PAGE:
Eighteen months ago, the President issued an Executive Order (EO) to reorganize government agencies and the federal workforce. A few weeks ago, the Office of Management and Budget (OMB) released the administration’s proposals to reorganize various agencies. Today, a Senate subcommittee hearing was held to consider one of the proposals that would do away with Office of Personnel Management (OPM) and turn the General Services Administration (GSA) into the Government Services Agency.
Dr. Jeff Pon, the Director of OPM, and GSA’s Administrator Emily Murphy testified before the subcommittee. These two agencies are currently working on a plan to transfer three parts of OPM to GSA: Human Resources Solutions (provides human resources products and services to agencies for a fee); retiree services and processing (annuities); and the administration of the Federal Employees Health Benefits Program (FEHBP). The core employee workforce policy parts of OPM (Employee Services) would be absorbed into the Executive Office of the President. Dr. Pon indicated that the administration’s proposed reorganization is an attempt to maximize efficiency in the government and that its ideas are solely in the developmental stage. Administrator Murphy stated that she believes this is a fertile environment to improve the life cycle of services offered to federal agencies and federal employees. The two agency heads envision a two- or three-year process, starting first with the transfer of Human Resources Solutions from OPM to GSA, followed in 2020 or 2021 with the Retirement Services and FEHBP divisions. Dr. Pon testified that he believes some of the changes can be done administratively, but that much will require legislation. NTEU continues to urge Congress to recognize the importance of maintaining an independent entity responsible for career federal employee policy outside of the White House. Several Senators stated that OPM is supposed to be an independent agency, expressly set up to assure that federal personnel is merit-based, not political, which transferring these functions to the White House would seem too blunt.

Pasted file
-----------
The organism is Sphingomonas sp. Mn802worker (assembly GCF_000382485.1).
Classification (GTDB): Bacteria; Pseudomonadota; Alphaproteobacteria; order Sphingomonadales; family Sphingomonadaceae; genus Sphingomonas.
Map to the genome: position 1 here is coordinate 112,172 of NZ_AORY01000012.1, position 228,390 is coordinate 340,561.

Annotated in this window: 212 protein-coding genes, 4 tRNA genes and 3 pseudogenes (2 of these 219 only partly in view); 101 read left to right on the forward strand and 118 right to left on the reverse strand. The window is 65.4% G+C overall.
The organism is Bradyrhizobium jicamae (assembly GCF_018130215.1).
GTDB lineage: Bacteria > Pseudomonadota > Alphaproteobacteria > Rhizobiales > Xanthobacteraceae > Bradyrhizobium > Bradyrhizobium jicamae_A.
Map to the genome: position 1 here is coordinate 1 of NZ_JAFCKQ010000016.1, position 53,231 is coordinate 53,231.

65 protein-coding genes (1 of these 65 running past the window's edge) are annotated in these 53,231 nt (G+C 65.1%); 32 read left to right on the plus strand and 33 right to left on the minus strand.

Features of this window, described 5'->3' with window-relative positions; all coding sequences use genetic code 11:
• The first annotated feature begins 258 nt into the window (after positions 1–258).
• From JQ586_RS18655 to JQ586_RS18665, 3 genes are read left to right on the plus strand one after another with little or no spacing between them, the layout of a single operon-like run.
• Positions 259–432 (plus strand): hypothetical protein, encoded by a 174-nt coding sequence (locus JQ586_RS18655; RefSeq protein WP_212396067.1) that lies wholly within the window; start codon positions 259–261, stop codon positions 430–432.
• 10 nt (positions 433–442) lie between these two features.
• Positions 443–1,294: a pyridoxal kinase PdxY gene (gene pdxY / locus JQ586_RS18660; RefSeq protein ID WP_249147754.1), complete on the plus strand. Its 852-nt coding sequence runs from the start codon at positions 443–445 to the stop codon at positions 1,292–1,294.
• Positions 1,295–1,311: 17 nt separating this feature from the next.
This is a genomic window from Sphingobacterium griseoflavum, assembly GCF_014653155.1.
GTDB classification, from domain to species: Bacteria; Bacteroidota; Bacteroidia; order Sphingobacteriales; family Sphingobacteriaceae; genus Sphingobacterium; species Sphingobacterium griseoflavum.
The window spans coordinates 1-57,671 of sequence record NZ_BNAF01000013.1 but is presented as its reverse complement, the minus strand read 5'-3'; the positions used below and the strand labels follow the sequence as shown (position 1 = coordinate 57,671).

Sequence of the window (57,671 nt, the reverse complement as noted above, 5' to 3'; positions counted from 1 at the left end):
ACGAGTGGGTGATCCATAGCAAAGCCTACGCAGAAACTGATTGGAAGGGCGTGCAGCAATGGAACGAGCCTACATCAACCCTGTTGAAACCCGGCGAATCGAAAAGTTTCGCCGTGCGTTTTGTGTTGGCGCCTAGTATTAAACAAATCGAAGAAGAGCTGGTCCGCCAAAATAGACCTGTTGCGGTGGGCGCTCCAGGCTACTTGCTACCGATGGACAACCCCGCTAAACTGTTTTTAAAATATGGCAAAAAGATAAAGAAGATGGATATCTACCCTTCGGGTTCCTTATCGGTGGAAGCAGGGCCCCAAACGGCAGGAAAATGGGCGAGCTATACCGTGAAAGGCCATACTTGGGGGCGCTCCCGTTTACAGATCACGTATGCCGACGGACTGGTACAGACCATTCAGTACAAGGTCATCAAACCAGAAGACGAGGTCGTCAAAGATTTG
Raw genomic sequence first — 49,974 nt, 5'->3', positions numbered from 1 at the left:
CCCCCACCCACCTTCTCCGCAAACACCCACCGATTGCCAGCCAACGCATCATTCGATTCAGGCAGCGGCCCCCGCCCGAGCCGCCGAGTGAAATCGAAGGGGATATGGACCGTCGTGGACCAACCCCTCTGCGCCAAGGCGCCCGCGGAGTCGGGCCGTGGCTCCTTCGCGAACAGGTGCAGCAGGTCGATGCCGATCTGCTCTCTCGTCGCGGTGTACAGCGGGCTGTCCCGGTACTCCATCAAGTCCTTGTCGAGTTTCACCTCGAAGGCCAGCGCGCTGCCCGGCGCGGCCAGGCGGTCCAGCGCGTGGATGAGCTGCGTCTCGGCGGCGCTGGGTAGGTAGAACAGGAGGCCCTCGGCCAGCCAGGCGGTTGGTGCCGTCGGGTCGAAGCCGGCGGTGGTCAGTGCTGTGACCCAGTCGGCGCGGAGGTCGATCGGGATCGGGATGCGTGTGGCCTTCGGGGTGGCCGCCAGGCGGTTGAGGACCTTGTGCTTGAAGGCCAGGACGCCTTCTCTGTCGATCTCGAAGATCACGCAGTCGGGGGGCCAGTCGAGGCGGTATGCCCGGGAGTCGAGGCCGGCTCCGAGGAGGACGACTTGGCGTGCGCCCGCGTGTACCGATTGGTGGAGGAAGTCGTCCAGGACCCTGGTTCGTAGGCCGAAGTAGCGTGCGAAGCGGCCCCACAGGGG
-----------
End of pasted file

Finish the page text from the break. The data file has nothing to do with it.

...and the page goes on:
Senators Harris (D-CA) and Hassan (D-NH) extensively questioned Dr. Pon about the recent EOs, opposed by NTEU, that include significant limits on official time. As you know, some employees are currently on 100% official time for representational duties such as attending management meetings, handling grievances, bargaining, and serving on task forces. The senators pointed out that official time exists so that employees have a voice in the workplace, that it allows unions to enforce protections offered under the law, and that representing employees is a valued and necessary use of work hours.
NTEU sent a statement to the subcommittee expressing our concerns about the proposed reorganization on the federal workforce. A copy of the letter is attached for your review. We will continue to press Congress to remain engaged and to play a role on all of the reorganization proposals, as well as to assure that no employees are harmed or that the plans are not simply masking a desire to seek across-the-board workforce reductions.